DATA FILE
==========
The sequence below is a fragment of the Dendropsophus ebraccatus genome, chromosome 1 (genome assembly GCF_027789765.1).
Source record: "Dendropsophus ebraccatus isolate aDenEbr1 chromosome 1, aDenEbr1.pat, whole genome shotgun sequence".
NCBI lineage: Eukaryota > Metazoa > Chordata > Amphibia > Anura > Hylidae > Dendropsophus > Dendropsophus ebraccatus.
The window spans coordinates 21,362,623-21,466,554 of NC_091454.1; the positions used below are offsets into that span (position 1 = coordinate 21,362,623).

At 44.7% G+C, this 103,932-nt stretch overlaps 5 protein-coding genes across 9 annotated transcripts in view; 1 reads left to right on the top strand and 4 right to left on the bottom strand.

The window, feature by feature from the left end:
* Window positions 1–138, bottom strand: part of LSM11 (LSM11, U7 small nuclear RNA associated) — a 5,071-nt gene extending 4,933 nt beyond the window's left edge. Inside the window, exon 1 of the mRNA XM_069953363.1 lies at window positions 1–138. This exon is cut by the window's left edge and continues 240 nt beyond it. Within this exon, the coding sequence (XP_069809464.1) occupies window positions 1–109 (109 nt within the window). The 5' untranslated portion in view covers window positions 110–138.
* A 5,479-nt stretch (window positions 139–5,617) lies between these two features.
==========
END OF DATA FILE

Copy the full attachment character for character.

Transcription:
The sequence below is a fragment of the Dendropsophus ebraccatus genome, chromosome 1 (genome assembly GCF_027789765.1).
Source record: "Dendropsophus ebraccatus isolate aDenEbr1 chromosome 1, aDenEbr1.pat, whole genome shotgun sequence".
NCBI lineage: Eukaryota > Metazoa > Chordata > Amphibia > Anura > Hylidae > Dendropsophus > Dendropsophus ebraccatus.
The window spans coordinates 21,362,623-21,466,554 of NC_091454.1; the positions used below are offsets into that span (position 1 = coordinate 21,362,623).

At 44.7% G+C, this 103,932-nt stretch overlaps 5 protein-coding genes across 9 annotated transcripts in view; 1 reads left to right on the top strand and 4 right to left on the bottom strand.

The window, feature by feature from the left end:
* Window positions 1–138, bottom strand: part of LSM11 (LSM11, U7 small nuclear RNA associated) — a 5,071-nt gene extending 4,933 nt beyond the window's left edge. Inside the window, exon 1 of the mRNA XM_069953363.1 lies at window positions 1–138. This exon is cut by the window's left edge and continues 240 nt beyond it. Within this exon, the coding sequence (XP_069809464.1) occupies window positions 1–109 (109 nt within the window). The 5' untranslated portion in view covers window positions 110–138.
* A 5,479-nt stretch (window positions 139–5,617) lies between these two features.